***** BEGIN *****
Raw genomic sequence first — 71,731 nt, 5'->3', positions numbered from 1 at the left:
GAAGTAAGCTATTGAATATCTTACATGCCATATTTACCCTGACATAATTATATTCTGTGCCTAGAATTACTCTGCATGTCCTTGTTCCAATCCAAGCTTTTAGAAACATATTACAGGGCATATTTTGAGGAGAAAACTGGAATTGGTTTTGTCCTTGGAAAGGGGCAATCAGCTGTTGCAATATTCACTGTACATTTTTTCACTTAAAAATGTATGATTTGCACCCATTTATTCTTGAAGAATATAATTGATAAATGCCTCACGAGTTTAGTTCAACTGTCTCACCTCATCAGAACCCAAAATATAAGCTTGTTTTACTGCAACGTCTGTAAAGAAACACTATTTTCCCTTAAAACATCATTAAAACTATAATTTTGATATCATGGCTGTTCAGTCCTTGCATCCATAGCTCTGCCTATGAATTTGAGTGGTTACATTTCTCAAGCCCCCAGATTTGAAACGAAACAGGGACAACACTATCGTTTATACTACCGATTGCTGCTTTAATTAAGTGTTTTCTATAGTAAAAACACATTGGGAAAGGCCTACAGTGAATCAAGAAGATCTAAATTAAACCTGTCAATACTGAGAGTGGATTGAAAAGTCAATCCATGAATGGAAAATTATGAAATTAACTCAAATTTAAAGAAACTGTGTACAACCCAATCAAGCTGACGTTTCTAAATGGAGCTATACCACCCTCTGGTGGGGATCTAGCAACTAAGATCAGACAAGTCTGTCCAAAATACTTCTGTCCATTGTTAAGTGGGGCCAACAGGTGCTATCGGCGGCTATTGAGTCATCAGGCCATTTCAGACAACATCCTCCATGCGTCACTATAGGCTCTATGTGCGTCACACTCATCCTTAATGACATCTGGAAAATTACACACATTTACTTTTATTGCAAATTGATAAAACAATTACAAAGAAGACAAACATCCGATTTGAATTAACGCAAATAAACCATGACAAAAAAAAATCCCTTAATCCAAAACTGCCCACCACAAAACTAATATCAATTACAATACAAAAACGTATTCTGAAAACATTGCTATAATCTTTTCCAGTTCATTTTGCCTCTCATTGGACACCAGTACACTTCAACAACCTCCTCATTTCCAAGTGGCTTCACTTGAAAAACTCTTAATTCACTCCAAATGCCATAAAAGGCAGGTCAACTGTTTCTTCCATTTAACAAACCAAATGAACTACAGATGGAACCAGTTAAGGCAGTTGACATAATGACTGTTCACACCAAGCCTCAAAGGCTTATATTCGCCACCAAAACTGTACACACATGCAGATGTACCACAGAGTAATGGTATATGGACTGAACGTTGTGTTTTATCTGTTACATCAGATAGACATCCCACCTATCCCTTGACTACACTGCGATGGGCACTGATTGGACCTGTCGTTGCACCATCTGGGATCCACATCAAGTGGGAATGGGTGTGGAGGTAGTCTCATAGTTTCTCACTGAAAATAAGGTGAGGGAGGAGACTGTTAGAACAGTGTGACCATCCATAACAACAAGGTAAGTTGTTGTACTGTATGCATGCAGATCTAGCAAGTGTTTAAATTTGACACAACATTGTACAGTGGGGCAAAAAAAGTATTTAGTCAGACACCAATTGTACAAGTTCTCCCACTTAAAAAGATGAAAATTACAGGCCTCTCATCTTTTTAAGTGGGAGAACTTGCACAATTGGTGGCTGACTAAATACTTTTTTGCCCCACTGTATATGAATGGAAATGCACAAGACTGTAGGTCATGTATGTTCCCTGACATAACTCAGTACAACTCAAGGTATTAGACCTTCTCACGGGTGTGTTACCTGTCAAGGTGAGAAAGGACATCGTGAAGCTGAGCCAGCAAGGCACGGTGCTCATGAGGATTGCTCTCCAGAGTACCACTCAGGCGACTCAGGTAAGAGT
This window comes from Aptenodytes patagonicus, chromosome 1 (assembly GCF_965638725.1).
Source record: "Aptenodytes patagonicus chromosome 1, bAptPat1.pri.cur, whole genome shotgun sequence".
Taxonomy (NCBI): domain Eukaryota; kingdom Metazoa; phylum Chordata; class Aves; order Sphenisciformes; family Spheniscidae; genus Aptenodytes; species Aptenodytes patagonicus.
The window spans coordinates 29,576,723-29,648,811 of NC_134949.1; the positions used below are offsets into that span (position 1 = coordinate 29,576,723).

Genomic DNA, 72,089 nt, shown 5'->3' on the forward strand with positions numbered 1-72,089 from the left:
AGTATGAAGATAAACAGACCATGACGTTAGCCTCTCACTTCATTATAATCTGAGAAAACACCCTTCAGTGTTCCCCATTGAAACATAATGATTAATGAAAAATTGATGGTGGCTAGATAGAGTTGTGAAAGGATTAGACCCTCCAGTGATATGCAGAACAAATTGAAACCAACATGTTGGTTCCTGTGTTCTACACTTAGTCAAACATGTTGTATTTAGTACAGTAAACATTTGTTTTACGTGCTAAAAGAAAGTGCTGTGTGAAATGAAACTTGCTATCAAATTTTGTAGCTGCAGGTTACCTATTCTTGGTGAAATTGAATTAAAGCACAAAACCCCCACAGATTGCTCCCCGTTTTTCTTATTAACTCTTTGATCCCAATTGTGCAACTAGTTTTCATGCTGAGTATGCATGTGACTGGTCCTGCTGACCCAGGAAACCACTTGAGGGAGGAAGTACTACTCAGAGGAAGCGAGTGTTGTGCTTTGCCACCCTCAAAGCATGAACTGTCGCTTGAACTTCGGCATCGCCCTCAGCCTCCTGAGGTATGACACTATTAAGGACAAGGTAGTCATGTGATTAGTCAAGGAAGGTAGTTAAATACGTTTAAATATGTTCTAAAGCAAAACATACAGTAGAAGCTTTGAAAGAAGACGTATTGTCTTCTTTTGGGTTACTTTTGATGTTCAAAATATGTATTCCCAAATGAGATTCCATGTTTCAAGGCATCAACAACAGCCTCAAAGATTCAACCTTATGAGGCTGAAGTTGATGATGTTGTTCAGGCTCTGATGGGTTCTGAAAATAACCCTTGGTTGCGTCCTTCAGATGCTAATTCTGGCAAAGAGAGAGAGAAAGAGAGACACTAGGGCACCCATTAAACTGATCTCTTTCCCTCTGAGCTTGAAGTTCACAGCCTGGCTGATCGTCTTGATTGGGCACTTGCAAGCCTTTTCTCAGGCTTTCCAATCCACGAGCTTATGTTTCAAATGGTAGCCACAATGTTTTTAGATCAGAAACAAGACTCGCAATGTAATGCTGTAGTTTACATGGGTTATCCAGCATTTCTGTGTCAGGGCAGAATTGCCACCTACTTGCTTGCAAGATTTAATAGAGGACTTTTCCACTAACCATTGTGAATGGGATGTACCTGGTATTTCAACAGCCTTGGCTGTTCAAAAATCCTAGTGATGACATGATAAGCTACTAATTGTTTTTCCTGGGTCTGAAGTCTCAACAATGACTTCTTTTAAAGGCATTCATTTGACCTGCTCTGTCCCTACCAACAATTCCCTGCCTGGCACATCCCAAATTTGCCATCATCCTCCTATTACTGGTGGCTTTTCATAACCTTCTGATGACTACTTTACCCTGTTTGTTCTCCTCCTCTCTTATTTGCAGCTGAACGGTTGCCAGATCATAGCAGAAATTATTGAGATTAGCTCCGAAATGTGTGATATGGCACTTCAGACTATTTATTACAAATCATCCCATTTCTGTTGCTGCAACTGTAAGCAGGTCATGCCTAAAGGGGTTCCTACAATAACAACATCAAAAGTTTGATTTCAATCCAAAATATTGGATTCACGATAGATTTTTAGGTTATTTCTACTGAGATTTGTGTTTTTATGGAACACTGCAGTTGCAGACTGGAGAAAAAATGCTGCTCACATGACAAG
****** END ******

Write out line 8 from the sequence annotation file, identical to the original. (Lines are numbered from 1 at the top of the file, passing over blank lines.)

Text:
AGTATGAAGATAAACAGACCATGACGTTAGCCTCTCACTTCATTATAATCTGAGAAAACACCCTTCAGTGTTCCCCATTGAAACATAATGATTAATGAAAAATTGATGGTGGCTAGATAGAGTTGTGAAAGGATTAGACCCTCCAGTGATATGCAGAACAAATTGAAACCAACATGTTGGTTCCTGTGTTCTACACTTAGTCAAACATGTTGTATTTAGTACAGTAAACATTTGTTTTACGTGCTAAAAGAAAGTGCTGTGTGAAATGAAACTTGCTATCAAATTTTGTAGCTGCAGGTTACCTATTCTTGGTGAAATTGAATTAAAGCACAAAACCCCCACAGATTGCTCCCCGTTTTTCTTATTAACTCTTTGATCCCAATTGTGCAACTAGTTTTCATGCTGAGTATGCATGTGACTGGTCCTGCTGACCCAGGAAACCACTTGAGGGAGGAAGTACTACTCAGAGGAAGCGAGTGTTGTGCTTTGCCACCCTCAAAGCATGAACTGTCGCTTGAACTTCGGCATCGCCCTCAGCCTCCTGAGGTATGACACTATTAAGGACAAGGTAGTCATGTGATTAGTCAAGGAAGGTAGTTAAATACGTTTAAATATGTTCTAAAGCAAAACATACAGTAGAAGCTTTGAAAGAAGACGTATTGTCTTCTTTTGGGTTACTTTTGATGTTCAAAATATGTATTCCCAAATGAGATTCCATGTTTCAAGGCATCAACAACAGCCTCAAAGATTCAACCTTATGAGGCTGAAGTTGATGATGTTGTTCAGGCTCTGATGGGTTCTGAAAATAACCCTTGGTTGCGTCCTTCAGATGCTAATTCTGGCAAAGAGAGAGAGAAAGAGAGACACTAGGGCACCCATTAAACTGATCTCTTTCCCTCTGAGCTTGAAGTTCACAGCCTGGCTGATCGTCTTGATTGGGCACTTGCAAGCCTTTTCTCAGGCTTTCCAATCCACGAGCTTATGTTTCAAATGGTAGCCACAATGTTTTTAGATCAGAAACAAGACTCGCAATGTAATGCTGTAGTTTACATGGGTTATCCAGCATTTCTGTGTCAGGGCAGAATTGCCACCTACTTGCTTGCAAGATTTAATAGAGGACTTTTCCACTAACCATTGTGAATGGGATGTACCTGGTATTTCAACAGCCTTGGCTGTTCAAAAATCCTAGTGATGACATGATAAGCTACTAATTGTTTTTCCTGGGTCTGAAGTCTCAACAATGACTTCTTTTAAAGGCATTCATTTGACCTGCTCTGTCCCTACCAACAATTCCCTGCCTGGCACATCCCAAATTTGCCATCATCCTCCTATTACTGGTGGCTTTTCATAACCTTCTGATGACTACTTTACCCTGTTTGTTCTCCTCCTCTCTTATTTGCAGCTGAACGGTTGCCAGATCATAGCAGAAATTATTGAGATTAGCTCCGAAATGTGTGATATGGCACTTCAGACTATTTATTACAAATCATCCCATTTCTGTTGCTGCAACTGTAAGCAGGTCATGCCTAAAGGGGTTCCTACAATAACAACATCAAAAGTTTGATTTCAATCCAAAATATTGGATTCACGATAGATTTTTAGGTTATTTCTACTGAGATTTGTGTTTTTATGGAACACTGCAGTTGCAGACTGGAGAAAAAATGCTGCTCACATGACAAG